I can understand what Newsweek was trying to do. Jon Meacham said as much in his lead article for the feature.

In listening, so to speak, to the voices here, you will, we hope, feel as though you are sitting down with some of the world’s most intriguing people, talking about things that matter. With apologies to Matthew Arnold, that, anyway, is one of the promises of journalism: to give readers intellectual access to the best that is thought and said in the moment.

Still, Meacham’s title — “The View From People Who Make a Difference” — elicited another groan, for reasons stated above.

Corny as it may sound, so long as we think this way, we can only expect to make progress in fits and starts — and then only to a point — until none of us are “nobodies” and we are all “people who matter.”

That day may yet be a long way off, perpetuating the notion of that there are “people who matter” and its corollary that there are “people who don’t matter” puts it even further out of reach.


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Very intriguing article. Legitimate and illegitimate rank is an interesting concept to explore.

Thank you for writing this Terrance.

The obsession with "rank" or false importance prevents us from embracing "ideas." Ideas matter more.

Ideas inspire.
Ideas motivate.
Ideas solve problems.
Ideas create understanding.

I wish NewsWeek had the written about "ideas that matter," it would have been more interesting and more helpful.

Our community needs ideas. For decades we have paid people and organizations and ignored ideas. I think that will change dramatically this year. In order to re-ignite our dysfunctional movement we'll need to embrace new ideas, instead of clinging to people and organizations that "matter." We matter. Ideas matter.

Albert Einstein claimed on many occasions: "imagination is more important than knowledge." Ideas come from imagination. I'm sure he would have made imagination more important than this idea of rank or importance, too.

2010 is the year we begin to actually create our equality.

I think Terrance is a VIP personally.

Rick Elliott | January 7, 2010 5:19 PM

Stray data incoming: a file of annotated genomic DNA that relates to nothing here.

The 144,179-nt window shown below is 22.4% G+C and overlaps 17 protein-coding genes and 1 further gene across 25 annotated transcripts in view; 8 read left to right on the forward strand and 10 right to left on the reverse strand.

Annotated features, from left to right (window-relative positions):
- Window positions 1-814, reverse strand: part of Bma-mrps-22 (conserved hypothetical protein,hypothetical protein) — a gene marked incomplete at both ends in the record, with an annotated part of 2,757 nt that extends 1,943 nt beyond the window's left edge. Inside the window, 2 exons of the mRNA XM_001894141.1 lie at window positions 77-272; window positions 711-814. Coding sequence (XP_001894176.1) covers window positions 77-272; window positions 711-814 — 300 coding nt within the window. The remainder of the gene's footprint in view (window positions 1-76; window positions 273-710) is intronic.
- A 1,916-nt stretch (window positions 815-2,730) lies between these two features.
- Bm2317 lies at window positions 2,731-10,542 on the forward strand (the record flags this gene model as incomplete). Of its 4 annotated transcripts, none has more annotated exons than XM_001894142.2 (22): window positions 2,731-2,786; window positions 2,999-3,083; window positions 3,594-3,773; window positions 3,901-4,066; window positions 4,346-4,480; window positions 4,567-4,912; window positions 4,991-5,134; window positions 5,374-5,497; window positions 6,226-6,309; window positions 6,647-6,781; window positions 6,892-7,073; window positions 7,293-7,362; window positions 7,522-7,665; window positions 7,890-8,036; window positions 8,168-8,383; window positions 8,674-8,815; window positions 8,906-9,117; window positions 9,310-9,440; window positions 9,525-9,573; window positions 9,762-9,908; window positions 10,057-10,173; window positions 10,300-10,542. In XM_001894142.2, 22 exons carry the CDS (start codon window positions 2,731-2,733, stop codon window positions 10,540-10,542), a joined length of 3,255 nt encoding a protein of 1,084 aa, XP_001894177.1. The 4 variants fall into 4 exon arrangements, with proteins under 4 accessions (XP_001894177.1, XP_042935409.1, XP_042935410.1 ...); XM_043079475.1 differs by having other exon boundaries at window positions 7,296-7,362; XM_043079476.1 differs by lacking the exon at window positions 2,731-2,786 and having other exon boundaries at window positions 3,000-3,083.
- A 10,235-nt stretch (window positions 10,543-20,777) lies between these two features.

Terrance, your article is right on target. It's the deeply embodied assumption that has plagued humans from the very beginning--the obsession of having someone whom we're better than:
--It's the foundation for competitive sports,
--It's the ambition behind the ridiculous bonuses paid some CEO-types,
--It's the cause of almost all wars--in particular the Cold War we struggled with and what bankrupted the Soviet Union.
And the list could go on and on....
Upholding my honor, bettering my position in the society, and patriotism only scratch the surface of "putting a good spin" on the need to be better than someone else.
In the South it was used to the detriment of the bulk of society. Southern aristocrats saw the natural affinity the freed slaves and poor whites would have. Since there was little middle class and an even smaller ruling class, matters like land reform should have been a common ground for all on the outside looking in. Racism was engendered to split the poor whites from the freed slaves. The success of this malicious policy is still blatantly evident.
I suspect that the founding fathers had in mind a leadership of folks of enough substance that they could make independent decisions. Today that's impossible. Americans yearn for that free-thinker who would mke decisions based on what that individual believes is right. Witness the popularity of movies like "Mr. Smith Comes to Washington." I believe it's what attracted many to President Obama--but now feel measures of disillusionment.
Thanks, Terrance for parsing and interpreting Fuller's words so effectively.